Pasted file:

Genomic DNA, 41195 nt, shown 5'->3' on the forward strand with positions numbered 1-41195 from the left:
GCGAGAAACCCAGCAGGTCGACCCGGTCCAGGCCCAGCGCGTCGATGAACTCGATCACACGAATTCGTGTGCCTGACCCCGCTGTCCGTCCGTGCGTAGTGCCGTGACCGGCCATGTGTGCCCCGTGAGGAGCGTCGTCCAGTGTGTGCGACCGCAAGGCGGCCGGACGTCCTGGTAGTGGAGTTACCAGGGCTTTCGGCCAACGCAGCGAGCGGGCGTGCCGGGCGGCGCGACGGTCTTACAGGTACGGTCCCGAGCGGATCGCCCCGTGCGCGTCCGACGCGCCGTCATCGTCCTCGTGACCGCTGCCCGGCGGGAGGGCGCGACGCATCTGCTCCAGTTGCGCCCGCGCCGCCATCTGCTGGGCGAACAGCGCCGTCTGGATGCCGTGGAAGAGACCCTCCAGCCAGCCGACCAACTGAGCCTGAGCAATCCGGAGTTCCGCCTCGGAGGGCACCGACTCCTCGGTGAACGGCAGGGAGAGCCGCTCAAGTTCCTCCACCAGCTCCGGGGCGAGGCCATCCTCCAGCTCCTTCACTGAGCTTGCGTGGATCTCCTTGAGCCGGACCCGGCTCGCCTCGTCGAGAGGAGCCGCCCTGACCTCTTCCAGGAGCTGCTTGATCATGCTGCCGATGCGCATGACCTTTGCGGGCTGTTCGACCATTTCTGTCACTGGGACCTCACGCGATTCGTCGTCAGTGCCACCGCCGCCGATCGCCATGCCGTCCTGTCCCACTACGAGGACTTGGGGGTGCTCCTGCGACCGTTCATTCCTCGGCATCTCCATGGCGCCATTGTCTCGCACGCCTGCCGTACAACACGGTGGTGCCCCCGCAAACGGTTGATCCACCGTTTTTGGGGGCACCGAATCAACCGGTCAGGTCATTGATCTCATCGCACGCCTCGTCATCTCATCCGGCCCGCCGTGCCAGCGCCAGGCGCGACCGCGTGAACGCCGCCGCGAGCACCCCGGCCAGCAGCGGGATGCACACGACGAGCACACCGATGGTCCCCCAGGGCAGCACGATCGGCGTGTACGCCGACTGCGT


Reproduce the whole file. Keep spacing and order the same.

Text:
Genomic DNA, 41195 nt, shown 5'->3' on the forward strand with positions numbered 1-41195 from the left:
GCGAGAAACCCAGCAGGTCGACCCGGTCCAGGCCCAGCGCGTCGATGAACTCGATCACACGAATTCGTGTGCCTGACCCCGCTGTCCGTCCGTGCGTAGTGCCGTGACCGGCCATGTGTGCCCCGTGAGGAGCGTCGTCCAGTGTGTGCGACCGCAAGGCGGCCGGACGTCCTGGTAGTGGAGTTACCAGGGCTTTCGGCCAACGCAGCGAGCGGGCGTGCCGGGCGGCGCGACGGTCTTACAGGTACGGTCCCGAGCGGATCGCCCCGTGCGCGTCCGACGCGCCGTCATCGTCCTCGTGACCGCTGCCCGGCGGGAGGGCGCGACGCATCTGCTCCAGTTGCGCCCGCGCCGCCATCTGCTGGGCGAACAGCGCCGTCTGGATGCCGTGGAAGAGACCCTCCAGCCAGCCGACCAACTGAGCCTGAGCAATCCGGAGTTCCGCCTCGGAGGGCACCGACTCCTCGGTGAACGGCAGGGAGAGCCGCTCAAGTTCCTCCACCAGCTCCGGGGCGAGGCCATCCTCCAGCTCCTTCACTGAGCTTGCGTGGATCTCCTTGAGCCGGACCCGGCTCGCCTCGTCGAGAGGAGCCGCCCTGACCTCTTCCAGGAGCTGCTTGATCATGCTGCCGATGCGCATGACCTTTGCGGGCTGTTCGACCATTTCTGTCACTGGGACCTCACGCGATTCGTCGTCAGTGCCACCGCCGCCGATCGCCATGCCGTCCTGTCCCACTACGAGGACTTGGGGGTGCTCCTGCGACCGTTCATTCCTCGGCATCTCCATGGCGCCATTGTCTCGCACGCCTGCCGTACAACACGGTGGTGCCCCCGCAAACGGTTGATCCACCGTTTTTGGGGGCACCGAATCAACCGGTCAGGTCATTGATCTCATCGCACGCCTCGTCATCTCATCCGGCCCGCCGTGCCAGCGCCAGGCGCGACCGCGTGAACGCCGCCGCGAGCACCCCGGCCAGCAGCGGGATGCACACGACGAGCACACCGATGGTCCCCCAGGGCAGCACGATCGGCGTGTACGCCGACTGCGT